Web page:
A green feminist tract: another mirror of the present masquerading as speculative fiction and transparently illiberal in its conclusions: that the bad part of humanity (warlike, pack creatures, alpha males) was genetically engineered and the good part (co-operative, preserve the planet etc) is the baseline. Whatever the political orientation, racialist or feminist, such deterministic stories dumb down the human.
Jenny Yates
Sep 10, 2016 rated it liked it
I really like Tepper’s earlier work, but sometimes she gets a little carried away, and this novel is a case in point. She could have divided this into five parts, and had five very imaginative sci-fi novels. About midway through, it starts to come together more, and some of the loops come back to their starting point. Most loose ends are tied up by the end of the novel, although a few are left hanging.

In all, it’s pretty ingenious. It’s set in a dystopian future, in which all animals have been
Jan 09, 2011 rated it really liked it
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Feb 22, 2017 rated it did not like it
I wish I could give this novel .25 stars. I read this book over a decade ago and I still consider it the worst book I've ever finished.
Pat Cummings
Oct 12, 2016 rated it it was amazing  ·  review of another edition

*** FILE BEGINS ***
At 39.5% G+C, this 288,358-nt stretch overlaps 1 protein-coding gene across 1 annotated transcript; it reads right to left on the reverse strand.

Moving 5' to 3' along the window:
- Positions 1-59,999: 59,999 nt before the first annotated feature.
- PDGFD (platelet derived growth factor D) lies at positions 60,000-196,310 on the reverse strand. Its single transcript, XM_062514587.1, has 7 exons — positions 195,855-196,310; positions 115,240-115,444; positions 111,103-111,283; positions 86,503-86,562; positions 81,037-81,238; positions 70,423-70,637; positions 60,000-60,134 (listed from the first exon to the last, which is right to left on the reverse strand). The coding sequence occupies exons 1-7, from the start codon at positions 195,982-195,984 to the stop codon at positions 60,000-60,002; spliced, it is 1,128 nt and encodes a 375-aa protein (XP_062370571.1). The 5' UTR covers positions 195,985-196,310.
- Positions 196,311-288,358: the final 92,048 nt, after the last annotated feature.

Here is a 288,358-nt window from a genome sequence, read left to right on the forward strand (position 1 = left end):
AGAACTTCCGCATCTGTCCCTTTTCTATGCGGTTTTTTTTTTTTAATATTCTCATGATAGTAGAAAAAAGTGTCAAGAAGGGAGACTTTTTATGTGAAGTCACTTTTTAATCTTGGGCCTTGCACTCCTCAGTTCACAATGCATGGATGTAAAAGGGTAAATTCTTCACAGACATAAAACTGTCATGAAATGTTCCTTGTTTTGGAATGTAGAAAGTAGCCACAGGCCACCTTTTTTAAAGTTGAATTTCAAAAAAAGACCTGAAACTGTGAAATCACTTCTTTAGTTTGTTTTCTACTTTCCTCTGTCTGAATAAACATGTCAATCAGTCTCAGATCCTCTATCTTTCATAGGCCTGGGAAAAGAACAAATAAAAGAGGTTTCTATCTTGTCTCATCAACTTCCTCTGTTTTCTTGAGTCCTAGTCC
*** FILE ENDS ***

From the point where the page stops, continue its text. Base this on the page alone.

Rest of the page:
Shelves: reviewed
I sometimes feel that every review of a Sheri Tepper novel should be subtitled, "Dances With Words." Even though I rarely agree with the writer's philosophy, the astoundingly graceful way in which she spins words into story is seductive, and subliminally persuasive:
The moss world... was a Victorian parlor of a planet, everywhere padded and bolstered, its cliffs hung with garlands, its crevices studded with cushions, every cranny silk-woven, every surface napped into velvet. Here were peridot par
Perrin Pring
This was the first, and most likely the last, Tepper book I will read.

Let me summarize my thoughts on the Companions in bullet point form.

*The first 250 pages of this book were utterly depressing and made me want to stop reading entirely. Do you want to read about an over populated Earth with no animals or open spaces? Read the first 250 pages of this book. I appreciate the statement Tepper was making with the first 250 pages, but I felt as if she over did it. Every time I picked up the book I